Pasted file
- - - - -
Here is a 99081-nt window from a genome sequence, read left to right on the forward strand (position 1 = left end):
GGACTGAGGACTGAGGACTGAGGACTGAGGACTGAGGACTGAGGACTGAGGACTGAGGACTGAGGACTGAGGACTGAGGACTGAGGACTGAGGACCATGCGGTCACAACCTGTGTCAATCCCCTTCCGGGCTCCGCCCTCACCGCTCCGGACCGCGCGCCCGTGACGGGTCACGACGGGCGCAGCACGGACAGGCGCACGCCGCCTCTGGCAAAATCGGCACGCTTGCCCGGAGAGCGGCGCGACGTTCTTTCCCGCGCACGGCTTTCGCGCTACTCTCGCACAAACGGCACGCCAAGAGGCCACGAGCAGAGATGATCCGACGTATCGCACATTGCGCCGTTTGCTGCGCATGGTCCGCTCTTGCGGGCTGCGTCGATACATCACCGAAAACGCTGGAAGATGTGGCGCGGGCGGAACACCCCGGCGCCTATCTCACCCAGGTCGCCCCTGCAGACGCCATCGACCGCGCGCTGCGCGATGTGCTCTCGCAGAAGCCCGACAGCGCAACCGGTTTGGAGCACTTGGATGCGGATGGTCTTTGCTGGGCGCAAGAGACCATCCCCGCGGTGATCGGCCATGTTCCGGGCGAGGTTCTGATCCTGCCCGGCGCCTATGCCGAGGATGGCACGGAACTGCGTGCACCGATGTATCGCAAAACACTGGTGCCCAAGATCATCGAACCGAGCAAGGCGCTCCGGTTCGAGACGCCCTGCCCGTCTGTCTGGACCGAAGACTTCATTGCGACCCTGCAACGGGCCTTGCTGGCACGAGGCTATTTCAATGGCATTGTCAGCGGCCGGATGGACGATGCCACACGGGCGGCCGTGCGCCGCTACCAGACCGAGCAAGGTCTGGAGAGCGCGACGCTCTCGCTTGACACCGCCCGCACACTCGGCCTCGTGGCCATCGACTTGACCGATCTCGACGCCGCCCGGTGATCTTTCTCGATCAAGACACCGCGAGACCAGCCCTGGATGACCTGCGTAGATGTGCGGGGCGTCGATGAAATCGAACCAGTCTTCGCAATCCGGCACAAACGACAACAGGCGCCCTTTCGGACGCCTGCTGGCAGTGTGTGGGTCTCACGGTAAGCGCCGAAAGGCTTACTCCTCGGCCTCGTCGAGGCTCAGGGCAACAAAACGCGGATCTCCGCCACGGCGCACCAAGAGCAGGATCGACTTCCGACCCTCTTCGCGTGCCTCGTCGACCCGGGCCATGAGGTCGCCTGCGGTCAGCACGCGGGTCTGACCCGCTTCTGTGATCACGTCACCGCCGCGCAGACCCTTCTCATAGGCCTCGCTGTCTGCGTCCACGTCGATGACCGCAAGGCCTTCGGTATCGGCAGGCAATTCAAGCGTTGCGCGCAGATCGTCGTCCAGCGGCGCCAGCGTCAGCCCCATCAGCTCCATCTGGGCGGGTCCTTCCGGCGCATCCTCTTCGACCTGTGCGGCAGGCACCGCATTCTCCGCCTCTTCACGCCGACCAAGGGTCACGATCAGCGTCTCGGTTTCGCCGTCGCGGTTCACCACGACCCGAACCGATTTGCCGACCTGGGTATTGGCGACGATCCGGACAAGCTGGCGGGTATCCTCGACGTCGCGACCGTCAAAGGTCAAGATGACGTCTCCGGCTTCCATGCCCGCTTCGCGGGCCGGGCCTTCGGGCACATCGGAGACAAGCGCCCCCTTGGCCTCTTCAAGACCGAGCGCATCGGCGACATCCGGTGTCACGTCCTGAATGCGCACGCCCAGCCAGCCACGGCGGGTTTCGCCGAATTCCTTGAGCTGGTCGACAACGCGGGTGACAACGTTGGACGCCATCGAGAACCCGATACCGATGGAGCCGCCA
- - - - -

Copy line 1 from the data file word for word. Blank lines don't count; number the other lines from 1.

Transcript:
Here is a 99081-nt window from a genome sequence, read left to right on the forward strand (position 1 = left end):